The question of what the Strepsiptera are related to has intrigued entomologists since they were discovered. They were originally placed within the Hymenoptera. Some early phylogenetic analysis of their ribosomal RNA genes placed Strepsiptera with flies, despite the fact that they have morphology that’s more similar to beetles. Some entomologists have even argued that they’re not even related to insects that have complete metamorphosis.
Historically there have been five hypothesis about their relationships, with three taken seriously. The problem is that a lot of our attempts to choose between them have been foiled because of molecular convergence. There’s only so many ways a genome can change, so sometimes you end up with similar looking genomes only because of a statistical anomaly. Geneticists call this long branch attraction and morphologists call the phenomena convergent evolution.
The five hypothesis about Strepsiptera (as described in Genomic and Morphological Evidence Converge to Resolve the Enigma of Strepsiptera) are:
- Strepsiptera are related to beetles. Based on morphology.
- They are really highly derived beetles. There are some parasitoid beetles, and there are morphological similarities between Strepsiptera and some groups of beetles.
- They are flies. Based on ribosomal RNA evidence, and some handwaving about hox mutations.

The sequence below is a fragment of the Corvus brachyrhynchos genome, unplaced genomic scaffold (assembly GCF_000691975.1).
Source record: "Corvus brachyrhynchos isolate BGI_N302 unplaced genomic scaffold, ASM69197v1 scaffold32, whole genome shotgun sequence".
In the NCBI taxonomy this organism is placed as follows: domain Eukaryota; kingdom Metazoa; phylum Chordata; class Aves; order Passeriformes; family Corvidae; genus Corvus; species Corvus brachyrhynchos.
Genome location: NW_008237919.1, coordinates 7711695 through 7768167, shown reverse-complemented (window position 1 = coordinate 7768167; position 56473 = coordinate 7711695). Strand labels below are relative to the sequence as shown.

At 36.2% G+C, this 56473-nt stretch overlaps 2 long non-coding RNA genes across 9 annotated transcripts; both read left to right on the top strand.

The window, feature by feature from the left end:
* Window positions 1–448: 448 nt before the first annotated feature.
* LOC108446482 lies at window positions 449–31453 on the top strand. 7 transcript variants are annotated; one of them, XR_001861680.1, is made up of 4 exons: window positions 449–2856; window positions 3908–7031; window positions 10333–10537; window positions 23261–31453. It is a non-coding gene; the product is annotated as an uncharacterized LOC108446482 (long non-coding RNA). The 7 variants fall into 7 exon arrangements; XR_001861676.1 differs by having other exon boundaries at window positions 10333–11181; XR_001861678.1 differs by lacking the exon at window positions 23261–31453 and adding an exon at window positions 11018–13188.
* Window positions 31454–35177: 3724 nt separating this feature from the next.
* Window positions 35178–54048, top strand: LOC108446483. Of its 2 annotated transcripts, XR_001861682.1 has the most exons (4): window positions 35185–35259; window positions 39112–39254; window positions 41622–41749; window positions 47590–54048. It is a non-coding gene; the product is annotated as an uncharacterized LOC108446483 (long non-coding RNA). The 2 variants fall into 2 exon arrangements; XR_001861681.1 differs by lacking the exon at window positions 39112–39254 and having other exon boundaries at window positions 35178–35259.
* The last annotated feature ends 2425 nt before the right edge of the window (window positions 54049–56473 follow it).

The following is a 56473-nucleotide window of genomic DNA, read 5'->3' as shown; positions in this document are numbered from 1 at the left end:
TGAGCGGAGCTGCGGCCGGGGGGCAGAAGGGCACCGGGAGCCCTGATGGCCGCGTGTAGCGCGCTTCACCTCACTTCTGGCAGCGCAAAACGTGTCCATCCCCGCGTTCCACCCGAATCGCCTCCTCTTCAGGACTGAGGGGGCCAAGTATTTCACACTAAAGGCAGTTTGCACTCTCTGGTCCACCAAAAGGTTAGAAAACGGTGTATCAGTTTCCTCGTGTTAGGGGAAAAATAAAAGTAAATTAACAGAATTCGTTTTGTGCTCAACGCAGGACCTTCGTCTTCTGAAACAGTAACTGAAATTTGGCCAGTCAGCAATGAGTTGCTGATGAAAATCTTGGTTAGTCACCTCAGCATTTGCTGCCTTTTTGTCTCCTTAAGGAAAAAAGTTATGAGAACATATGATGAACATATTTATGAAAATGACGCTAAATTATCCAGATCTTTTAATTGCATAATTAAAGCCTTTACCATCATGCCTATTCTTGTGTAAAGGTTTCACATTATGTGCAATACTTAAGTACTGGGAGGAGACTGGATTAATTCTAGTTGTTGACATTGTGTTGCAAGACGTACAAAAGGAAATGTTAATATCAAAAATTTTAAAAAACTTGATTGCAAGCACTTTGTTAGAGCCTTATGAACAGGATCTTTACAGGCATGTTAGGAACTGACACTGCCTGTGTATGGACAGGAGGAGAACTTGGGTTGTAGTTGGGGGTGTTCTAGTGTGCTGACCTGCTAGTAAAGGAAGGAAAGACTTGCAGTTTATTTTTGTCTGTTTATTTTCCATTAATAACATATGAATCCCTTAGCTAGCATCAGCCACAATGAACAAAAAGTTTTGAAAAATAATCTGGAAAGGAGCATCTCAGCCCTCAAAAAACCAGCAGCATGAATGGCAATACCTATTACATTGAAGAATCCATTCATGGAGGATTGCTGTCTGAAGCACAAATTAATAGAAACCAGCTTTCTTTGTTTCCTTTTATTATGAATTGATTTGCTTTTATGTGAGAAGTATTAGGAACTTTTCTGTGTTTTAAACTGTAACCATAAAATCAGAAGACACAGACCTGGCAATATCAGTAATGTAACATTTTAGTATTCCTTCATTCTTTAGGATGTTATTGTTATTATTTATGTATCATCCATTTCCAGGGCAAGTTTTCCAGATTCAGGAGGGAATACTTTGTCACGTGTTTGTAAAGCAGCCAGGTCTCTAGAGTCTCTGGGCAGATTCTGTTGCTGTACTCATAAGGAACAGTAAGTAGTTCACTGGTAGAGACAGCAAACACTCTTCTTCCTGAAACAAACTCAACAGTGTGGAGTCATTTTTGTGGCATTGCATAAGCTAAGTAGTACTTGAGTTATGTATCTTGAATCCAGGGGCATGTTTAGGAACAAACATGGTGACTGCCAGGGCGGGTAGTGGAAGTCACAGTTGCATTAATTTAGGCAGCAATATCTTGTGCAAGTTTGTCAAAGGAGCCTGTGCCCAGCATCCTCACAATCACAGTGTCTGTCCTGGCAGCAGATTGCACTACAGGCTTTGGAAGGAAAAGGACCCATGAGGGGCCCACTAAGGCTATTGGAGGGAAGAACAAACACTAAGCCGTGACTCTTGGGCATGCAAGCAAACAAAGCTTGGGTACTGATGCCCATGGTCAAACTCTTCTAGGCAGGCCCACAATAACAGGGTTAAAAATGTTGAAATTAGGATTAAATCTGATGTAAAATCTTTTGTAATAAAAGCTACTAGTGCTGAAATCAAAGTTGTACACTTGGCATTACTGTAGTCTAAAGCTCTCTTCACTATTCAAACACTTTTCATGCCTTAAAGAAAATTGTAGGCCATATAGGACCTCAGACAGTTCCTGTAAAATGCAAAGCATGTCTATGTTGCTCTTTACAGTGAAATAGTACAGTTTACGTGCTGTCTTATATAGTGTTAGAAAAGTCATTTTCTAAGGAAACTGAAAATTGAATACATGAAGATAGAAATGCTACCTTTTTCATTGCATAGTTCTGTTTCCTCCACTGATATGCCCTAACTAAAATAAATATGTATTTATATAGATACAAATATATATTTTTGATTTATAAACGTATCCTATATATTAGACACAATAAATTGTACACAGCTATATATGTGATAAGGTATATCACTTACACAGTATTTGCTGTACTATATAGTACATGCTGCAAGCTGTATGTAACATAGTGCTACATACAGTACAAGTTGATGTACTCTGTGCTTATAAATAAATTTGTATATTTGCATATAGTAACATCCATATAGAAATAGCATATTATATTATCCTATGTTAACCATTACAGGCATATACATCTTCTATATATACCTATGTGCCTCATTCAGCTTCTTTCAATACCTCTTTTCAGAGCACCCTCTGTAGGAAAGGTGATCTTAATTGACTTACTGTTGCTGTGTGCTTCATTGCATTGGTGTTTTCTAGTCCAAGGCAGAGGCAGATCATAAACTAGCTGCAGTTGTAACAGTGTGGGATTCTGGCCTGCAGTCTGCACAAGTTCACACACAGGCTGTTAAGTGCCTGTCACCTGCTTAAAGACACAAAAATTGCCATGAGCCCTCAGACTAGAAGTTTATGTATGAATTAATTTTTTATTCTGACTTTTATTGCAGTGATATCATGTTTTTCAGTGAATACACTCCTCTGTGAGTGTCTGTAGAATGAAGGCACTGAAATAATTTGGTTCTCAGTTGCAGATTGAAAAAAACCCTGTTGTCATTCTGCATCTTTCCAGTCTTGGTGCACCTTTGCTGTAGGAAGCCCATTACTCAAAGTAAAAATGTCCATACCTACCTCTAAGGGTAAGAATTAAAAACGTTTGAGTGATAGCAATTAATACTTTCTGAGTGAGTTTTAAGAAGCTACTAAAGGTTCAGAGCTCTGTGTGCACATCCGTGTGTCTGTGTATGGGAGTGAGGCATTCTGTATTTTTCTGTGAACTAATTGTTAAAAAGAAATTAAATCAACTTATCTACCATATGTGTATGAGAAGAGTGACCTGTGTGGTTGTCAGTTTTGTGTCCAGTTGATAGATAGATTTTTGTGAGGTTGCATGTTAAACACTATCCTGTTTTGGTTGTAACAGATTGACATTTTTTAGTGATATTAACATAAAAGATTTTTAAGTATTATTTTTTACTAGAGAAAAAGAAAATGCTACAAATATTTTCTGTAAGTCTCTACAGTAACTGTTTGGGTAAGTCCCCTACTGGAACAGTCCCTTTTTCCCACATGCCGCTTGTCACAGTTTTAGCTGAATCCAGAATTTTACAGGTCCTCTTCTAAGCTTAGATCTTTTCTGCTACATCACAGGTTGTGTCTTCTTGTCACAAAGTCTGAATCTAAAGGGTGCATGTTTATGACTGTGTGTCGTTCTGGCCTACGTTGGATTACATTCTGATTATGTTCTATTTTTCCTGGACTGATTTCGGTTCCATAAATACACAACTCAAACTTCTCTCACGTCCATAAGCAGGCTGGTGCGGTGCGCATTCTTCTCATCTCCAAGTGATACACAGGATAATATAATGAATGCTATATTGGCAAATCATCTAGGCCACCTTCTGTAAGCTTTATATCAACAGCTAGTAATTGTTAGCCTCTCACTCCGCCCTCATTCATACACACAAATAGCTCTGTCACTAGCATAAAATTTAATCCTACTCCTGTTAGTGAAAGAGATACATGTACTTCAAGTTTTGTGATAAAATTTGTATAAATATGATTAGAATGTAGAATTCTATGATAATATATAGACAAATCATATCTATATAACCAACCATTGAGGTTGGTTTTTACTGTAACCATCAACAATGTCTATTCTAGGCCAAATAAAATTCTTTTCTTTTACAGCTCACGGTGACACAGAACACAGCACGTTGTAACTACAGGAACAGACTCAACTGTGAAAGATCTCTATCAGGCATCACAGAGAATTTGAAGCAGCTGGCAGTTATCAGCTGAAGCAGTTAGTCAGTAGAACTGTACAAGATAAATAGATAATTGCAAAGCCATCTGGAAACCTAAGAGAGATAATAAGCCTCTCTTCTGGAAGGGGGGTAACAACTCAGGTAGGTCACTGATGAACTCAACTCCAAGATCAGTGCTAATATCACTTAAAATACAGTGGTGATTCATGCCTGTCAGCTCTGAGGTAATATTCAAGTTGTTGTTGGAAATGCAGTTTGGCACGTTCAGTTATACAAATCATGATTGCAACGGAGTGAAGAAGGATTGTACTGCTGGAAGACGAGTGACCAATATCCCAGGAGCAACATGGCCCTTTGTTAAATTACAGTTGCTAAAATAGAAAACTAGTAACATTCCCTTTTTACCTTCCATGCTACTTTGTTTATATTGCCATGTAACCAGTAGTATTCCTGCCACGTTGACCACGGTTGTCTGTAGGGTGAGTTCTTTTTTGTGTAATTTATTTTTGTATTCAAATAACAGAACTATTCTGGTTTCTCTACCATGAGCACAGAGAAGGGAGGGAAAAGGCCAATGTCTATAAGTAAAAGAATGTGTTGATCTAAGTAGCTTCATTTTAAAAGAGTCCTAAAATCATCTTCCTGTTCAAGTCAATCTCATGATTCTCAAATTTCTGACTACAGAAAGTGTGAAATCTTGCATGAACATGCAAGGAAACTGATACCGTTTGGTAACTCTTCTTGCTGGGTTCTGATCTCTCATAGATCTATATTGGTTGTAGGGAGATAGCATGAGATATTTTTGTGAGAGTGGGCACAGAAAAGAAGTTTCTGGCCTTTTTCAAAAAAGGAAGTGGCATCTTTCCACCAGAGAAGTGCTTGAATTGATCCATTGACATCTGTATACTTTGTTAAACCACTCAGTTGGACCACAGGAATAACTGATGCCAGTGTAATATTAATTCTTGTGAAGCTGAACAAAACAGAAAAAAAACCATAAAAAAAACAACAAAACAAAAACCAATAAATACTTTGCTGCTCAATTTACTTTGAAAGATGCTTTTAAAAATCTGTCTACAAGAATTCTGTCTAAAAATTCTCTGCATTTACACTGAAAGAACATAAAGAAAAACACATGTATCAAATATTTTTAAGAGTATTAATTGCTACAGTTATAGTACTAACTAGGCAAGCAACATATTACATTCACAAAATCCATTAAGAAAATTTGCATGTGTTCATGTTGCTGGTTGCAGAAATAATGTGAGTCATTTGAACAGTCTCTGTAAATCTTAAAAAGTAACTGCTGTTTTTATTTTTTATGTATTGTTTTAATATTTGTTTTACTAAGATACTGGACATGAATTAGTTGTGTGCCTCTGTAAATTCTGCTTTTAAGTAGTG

- They’re related to groups of insects that go through a process similar to, but not identical to complete metamorphosis. (To be honest, the first time I’d heard of this theory was while reading this paper.)
- They are parasitoid wasps. This was pretty obviously not the case to early researchers, and like #4 only a select few have heard this idea. They bear little morphological resemblance to wasps, and you pretty much have to go back to the time of Linnaeus to see this mentioned in the literature. But… technically it’s in the books.
So… how do we solve this mystery?
Use ALL the genes!
The Strepsipterans shown in this post belong to the families Stylopidae and Mengenillidae, which represent the two main groups of extant Strepsipterans. The latter are the more primitive groups, with females retaining their legs. They also leave the host before their larvae emerge, so they retain some characteristics of their ancestors. If you’re looking to minimize any sort of long branch attraction, this is the best way to do it.
The genome of a primitive Mengenillid Strepsipteran has been published. If you want to figure out the evolutionary history of the order, this is a good place to start. From this genome a group of entomologists attempted to recreate the evolutionary history by comparing it to the genomes of a bunch of other insects that have had their genomes sequenced. They also looked at the position of the genes.